ClearanceJobs is preparing to release its 2021 Compensation Report, but if 2020 numbers are any indication, aerospace jobs rank in the highest compensation category in defense. So, you’d think that recruiting for these cleared positions should be a walk in the park, right?
Well, not so fast. There are certainly some easier locations to draw talent to. California supplies tons of engineers close to Silicon Valley and the state has the country’s highest number of engineers and two out of the top three universities for aerospace engineering. Virginia is another fairly easy location with the DMV being a hub for national security.
But what about the other top cities for aerospace hubs that are not as attractive? The Ohio contracts, the Alaskan missions, the southern programs in Georgia and Alabama, or the Midwest states…different strokes for different folks, but here are some cleared recruiting tactics to ensure your aerospace positions are staffed.
Targeting Universities in Your Searches
Partnerships that are beneficial to both parties may require some leg work in the beginning but can pay off and save your recruiting budget (and maybe your tension headaches). There are a few top aerospace engineering schools that likely have cleared or clearable candidates, but it’s important to partner with local universities to where you are staffing billets. Here are a few freebies for locations with government customers that have aerospace openings and excellent aerospace engineering schools that you could potentially pull candidates from:
|LOCATION||GOVERNMENT AGENCY / DoD PRESENCE||AEROSPACE SCHOOL|
|Charlottesville, VA||National Ground Intelligence Center||University of Virginia|
|DMV area||Multiple||University of Maryland|
|Blacksburg, VA||Defense Contractors||Virginia Polytechnic Institute and State University|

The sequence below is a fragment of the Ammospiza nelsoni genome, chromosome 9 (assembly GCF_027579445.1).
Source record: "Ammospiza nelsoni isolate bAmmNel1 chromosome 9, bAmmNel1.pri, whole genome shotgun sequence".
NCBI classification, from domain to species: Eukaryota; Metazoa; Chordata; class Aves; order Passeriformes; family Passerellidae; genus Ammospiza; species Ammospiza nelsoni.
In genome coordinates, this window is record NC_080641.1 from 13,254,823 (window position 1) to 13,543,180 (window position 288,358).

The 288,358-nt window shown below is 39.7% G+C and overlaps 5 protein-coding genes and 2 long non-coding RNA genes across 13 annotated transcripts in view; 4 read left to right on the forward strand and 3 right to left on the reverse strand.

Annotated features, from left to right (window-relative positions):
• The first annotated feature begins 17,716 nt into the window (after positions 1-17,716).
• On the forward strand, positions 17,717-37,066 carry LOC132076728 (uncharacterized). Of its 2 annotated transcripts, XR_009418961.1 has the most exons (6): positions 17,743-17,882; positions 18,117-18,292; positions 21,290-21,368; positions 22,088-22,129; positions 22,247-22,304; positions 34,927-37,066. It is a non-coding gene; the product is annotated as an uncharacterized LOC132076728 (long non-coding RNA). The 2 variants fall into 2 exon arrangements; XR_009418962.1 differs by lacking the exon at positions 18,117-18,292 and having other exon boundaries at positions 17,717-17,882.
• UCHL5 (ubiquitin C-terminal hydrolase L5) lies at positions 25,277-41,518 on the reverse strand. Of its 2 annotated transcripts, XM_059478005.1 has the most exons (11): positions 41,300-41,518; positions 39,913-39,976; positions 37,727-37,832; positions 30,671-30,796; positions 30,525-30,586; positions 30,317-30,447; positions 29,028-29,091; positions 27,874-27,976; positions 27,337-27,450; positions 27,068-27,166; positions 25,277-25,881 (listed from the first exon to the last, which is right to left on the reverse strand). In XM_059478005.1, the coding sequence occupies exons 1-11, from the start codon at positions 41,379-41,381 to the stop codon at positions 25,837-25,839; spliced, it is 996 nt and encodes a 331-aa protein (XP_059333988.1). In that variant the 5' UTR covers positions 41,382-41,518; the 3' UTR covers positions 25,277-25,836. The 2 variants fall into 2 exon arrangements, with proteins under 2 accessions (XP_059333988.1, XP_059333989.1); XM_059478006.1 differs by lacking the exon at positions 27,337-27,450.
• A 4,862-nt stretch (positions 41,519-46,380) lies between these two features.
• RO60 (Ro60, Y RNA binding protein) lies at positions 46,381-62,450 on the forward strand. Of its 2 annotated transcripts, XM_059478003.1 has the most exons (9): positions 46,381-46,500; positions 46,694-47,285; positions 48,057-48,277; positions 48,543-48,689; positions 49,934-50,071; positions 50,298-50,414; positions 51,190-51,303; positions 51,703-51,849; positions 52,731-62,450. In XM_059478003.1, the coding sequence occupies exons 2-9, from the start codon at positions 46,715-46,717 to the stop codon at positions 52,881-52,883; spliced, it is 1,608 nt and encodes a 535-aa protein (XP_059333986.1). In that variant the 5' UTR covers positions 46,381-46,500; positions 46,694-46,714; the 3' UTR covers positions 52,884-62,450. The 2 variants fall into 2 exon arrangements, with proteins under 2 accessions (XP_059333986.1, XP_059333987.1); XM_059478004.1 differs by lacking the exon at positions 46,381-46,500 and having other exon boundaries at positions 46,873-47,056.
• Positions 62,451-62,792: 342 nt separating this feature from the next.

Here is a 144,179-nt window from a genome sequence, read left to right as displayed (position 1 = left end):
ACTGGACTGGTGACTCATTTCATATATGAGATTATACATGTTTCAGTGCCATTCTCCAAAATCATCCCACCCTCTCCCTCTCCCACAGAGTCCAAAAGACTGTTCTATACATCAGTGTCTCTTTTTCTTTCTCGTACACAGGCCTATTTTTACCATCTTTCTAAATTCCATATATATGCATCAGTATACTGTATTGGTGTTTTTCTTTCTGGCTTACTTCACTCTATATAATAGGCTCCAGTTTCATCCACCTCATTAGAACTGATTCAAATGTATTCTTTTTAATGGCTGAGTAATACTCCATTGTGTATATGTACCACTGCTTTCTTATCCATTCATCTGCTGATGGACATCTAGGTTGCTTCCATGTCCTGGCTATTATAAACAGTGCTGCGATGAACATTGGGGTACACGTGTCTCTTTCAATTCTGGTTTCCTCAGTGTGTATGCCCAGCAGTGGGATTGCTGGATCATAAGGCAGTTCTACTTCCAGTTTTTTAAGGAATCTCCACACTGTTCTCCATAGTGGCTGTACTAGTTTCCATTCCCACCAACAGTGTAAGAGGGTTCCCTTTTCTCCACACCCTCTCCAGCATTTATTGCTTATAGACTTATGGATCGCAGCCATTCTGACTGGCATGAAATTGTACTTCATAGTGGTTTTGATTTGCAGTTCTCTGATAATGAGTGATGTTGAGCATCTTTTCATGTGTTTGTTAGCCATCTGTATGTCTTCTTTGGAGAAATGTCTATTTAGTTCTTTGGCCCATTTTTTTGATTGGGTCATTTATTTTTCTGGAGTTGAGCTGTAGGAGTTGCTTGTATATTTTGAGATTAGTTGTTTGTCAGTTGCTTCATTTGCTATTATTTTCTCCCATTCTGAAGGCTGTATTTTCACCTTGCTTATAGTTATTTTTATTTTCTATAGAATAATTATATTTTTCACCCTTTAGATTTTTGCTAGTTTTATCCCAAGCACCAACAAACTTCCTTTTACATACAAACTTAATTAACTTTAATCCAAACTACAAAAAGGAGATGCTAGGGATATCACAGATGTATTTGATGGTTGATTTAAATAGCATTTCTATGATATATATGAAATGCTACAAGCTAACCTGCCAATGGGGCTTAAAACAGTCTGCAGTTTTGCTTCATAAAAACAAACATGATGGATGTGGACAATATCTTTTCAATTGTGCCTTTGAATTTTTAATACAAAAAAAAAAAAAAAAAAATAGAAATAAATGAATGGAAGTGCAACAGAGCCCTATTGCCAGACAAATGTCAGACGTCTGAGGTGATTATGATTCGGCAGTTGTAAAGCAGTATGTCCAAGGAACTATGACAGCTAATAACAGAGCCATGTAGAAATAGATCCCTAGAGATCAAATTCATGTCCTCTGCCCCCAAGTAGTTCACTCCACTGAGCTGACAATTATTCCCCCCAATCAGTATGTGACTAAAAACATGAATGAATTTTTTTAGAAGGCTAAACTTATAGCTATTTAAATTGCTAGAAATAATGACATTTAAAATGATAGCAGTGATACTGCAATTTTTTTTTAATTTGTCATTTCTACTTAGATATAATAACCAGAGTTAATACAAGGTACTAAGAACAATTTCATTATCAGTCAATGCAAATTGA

|Raleigh, NC||Department of Army||North Carolina State University|
|Cambridge, MA||United States Air Force||Massachusetts Institute of Technology|
|Atlanta, GA||Multiple||Georgia Institute of Technology|
|Columbus, OH||United States Air Force||The Ohio State University|
|Florida & Arizona||Multiple||Embry–Riddle Aeronautical University|
Target Candidates Whose Hometowns Are Growing Hubs
This tactic is a risky one that could take time with no reward, but if you are desperately trying to fill a position that has been vacant, it’s worth a try. Cleared recruiters can target candidates with the required aerospace engineering skills that their program is seeking and make parameters for location of schooling, where someone was stationed in the military, or where they first worked in the DoD. There is a chance that they would like to consider moving back to that location if they’ve picked up and moved, or potentially know someone who can fit the role you are recruiting for.
Highlight the Incentives
As always, it’s important for a recruiter to do the research, and most importantly, listen to your candidates. They will subtly or very explicitly let you know what they are looking for in terms of personal life or location preferences, and you should be able to lead or guide the conversation effectively after active listening.
Are you recruiting for a location like Huntsville, AL? Talk up how overall, Huntsville is 43.5% cheaper than the DC area, and how they’ll have extra cash to take the kiddos to the US Space and Rocket Center or catch a concert on top of Burritt on the Mountain. Then head back to their affordable mansion where they aren’t stressing about the mortgage payment.
It once took me six months to a year to fill a tough aerospace engineering role in a lesser known city. The government customer was strict on unicorn requirements, the salary was so-so, and I felt like banging my head against the wall. But once I finally filled that billet, I realized I just needed to get a little creative.